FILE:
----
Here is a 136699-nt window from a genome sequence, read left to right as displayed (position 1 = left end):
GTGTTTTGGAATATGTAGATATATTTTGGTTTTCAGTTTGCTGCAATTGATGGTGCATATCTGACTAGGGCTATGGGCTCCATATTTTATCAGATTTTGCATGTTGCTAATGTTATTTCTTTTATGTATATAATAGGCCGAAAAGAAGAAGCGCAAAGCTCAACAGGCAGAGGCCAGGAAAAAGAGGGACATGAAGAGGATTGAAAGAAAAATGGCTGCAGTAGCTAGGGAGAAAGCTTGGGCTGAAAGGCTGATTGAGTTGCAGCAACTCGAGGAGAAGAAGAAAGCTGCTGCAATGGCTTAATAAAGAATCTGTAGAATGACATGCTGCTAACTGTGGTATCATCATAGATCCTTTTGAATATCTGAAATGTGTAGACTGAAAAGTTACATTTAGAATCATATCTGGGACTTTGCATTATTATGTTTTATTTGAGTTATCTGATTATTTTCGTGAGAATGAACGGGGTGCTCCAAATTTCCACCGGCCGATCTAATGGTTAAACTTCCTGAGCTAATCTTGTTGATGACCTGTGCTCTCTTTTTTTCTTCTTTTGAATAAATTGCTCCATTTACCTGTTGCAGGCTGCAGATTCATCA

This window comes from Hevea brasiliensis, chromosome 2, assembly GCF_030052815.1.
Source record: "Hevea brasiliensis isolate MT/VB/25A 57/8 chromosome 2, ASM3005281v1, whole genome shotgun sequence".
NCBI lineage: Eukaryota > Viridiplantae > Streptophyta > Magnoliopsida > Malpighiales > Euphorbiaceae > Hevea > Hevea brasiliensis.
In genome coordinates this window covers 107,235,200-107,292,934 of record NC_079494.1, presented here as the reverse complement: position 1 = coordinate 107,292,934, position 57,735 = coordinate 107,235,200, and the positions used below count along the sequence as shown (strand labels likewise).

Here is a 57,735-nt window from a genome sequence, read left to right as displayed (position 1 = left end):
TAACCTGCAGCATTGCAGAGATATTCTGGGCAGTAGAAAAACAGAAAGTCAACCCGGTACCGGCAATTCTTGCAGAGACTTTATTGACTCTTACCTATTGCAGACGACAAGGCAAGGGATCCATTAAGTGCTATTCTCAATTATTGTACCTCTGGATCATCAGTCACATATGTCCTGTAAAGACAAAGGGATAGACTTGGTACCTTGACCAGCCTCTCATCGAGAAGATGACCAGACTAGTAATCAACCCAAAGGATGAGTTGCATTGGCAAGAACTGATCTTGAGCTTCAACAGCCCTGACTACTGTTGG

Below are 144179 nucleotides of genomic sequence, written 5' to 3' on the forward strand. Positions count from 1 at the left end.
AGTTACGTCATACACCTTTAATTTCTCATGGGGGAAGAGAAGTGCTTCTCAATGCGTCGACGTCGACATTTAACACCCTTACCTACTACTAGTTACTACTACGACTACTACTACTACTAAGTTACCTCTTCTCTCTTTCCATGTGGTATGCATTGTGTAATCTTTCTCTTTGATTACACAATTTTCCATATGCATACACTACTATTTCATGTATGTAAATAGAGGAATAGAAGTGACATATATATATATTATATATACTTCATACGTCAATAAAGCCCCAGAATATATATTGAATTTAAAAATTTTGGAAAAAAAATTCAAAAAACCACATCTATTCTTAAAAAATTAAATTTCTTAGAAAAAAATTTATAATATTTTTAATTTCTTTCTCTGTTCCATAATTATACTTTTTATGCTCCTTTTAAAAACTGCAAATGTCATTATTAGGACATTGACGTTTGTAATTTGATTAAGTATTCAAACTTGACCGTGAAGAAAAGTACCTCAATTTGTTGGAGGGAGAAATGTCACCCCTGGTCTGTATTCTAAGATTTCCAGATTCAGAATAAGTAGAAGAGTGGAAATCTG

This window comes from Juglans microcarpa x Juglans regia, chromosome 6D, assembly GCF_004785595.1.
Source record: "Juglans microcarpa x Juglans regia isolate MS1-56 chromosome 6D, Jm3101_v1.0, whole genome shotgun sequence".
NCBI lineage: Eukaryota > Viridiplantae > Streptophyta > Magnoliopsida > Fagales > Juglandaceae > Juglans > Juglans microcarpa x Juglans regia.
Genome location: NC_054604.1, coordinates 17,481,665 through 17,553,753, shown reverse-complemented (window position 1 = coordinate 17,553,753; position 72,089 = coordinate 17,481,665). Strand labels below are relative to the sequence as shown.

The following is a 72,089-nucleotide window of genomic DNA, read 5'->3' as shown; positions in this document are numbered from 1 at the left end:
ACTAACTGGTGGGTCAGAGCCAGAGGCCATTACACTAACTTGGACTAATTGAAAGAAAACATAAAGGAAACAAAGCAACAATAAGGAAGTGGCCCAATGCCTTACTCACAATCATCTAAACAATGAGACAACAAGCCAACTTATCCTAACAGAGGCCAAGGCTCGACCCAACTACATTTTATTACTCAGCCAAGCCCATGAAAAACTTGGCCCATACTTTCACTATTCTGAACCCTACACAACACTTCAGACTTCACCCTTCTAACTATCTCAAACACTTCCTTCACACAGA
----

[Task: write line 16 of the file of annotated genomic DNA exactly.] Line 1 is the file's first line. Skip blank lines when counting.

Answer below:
ACTAACTGGTGGGTCAGAGCCAGAGGCCATTACACTAACTTGGACTAATTGAAAGAAAACATAAAGGAAACAAAGCAACAATAAGGAAGTGGCCCAATGCCTTACTCACAATCATCTAAACAATGAGACAACAAGCCAACTTATCCTAACAGAGGCCAAGGCTCGACCCAACTACATTTTATTACTCAGCCAAGCCCATGAAAAACTTGGCCCATACTTTCACTATTCTGAACCCTACACAACACTTCAGACTTCACCCTTCTAACTATCTCAAACACTTCCTTCACACAGA